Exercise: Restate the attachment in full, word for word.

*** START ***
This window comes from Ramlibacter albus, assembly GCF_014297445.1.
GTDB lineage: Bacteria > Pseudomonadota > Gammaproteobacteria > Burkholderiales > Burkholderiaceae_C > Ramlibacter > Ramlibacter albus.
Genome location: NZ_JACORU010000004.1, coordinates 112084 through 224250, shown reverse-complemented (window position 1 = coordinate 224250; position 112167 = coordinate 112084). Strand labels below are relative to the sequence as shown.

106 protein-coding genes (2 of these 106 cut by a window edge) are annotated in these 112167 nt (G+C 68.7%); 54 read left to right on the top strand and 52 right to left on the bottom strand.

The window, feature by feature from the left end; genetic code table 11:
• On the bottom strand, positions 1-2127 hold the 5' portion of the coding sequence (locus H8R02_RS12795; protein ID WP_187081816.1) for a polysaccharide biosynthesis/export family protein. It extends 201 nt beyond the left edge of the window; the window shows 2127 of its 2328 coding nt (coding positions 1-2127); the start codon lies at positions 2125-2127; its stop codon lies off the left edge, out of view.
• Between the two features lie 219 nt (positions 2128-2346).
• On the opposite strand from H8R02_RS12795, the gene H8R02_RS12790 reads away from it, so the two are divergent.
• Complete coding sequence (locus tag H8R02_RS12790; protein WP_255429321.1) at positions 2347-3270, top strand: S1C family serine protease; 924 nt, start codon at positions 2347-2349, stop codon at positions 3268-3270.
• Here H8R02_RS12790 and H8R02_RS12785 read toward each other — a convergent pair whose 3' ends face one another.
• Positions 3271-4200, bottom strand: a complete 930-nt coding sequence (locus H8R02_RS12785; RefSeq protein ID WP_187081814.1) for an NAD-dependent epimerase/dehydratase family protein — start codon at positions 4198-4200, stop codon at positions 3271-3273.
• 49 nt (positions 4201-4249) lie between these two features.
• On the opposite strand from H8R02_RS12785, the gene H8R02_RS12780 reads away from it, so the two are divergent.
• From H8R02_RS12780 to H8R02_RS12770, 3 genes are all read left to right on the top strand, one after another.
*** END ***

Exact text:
This window comes from Ramlibacter albus, assembly GCF_014297445.1.
GTDB lineage: Bacteria > Pseudomonadota > Gammaproteobacteria > Burkholderiales > Burkholderiaceae_C > Ramlibacter > Ramlibacter albus.
Genome location: NZ_JACORU010000004.1, coordinates 112084 through 224250, shown reverse-complemented (window position 1 = coordinate 224250; position 112167 = coordinate 112084). Strand labels below are relative to the sequence as shown.

106 protein-coding genes (2 of these 106 cut by a window edge) are annotated in these 112167 nt (G+C 68.7%); 54 read left to right on the top strand and 52 right to left on the bottom strand.

The window, feature by feature from the left end; genetic code table 11:
• On the bottom strand, positions 1-2127 hold the 5' portion of the coding sequence (locus H8R02_RS12795; protein ID WP_187081816.1) for a polysaccharide biosynthesis/export family protein. It extends 201 nt beyond the left edge of the window; the window shows 2127 of its 2328 coding nt (coding positions 1-2127); the start codon lies at positions 2125-2127; its stop codon lies off the left edge, out of view.
• Between the two features lie 219 nt (positions 2128-2346).
• On the opposite strand from H8R02_RS12795, the gene H8R02_RS12790 reads away from it, so the two are divergent.
• Complete coding sequence (locus tag H8R02_RS12790; protein WP_255429321.1) at positions 2347-3270, top strand: S1C family serine protease; 924 nt, start codon at positions 2347-2349, stop codon at positions 3268-3270.
• Here H8R02_RS12790 and H8R02_RS12785 read toward each other — a convergent pair whose 3' ends face one another.
• Positions 3271-4200, bottom strand: a complete 930-nt coding sequence (locus H8R02_RS12785; RefSeq protein ID WP_187081814.1) for an NAD-dependent epimerase/dehydratase family protein — start codon at positions 4198-4200, stop codon at positions 3271-3273.
• 49 nt (positions 4201-4249) lie between these two features.
• On the opposite strand from H8R02_RS12785, the gene H8R02_RS12780 reads away from it, so the two are divergent.
• From H8R02_RS12780 to H8R02_RS12770, 3 genes are all read left to right on the top strand, one after another.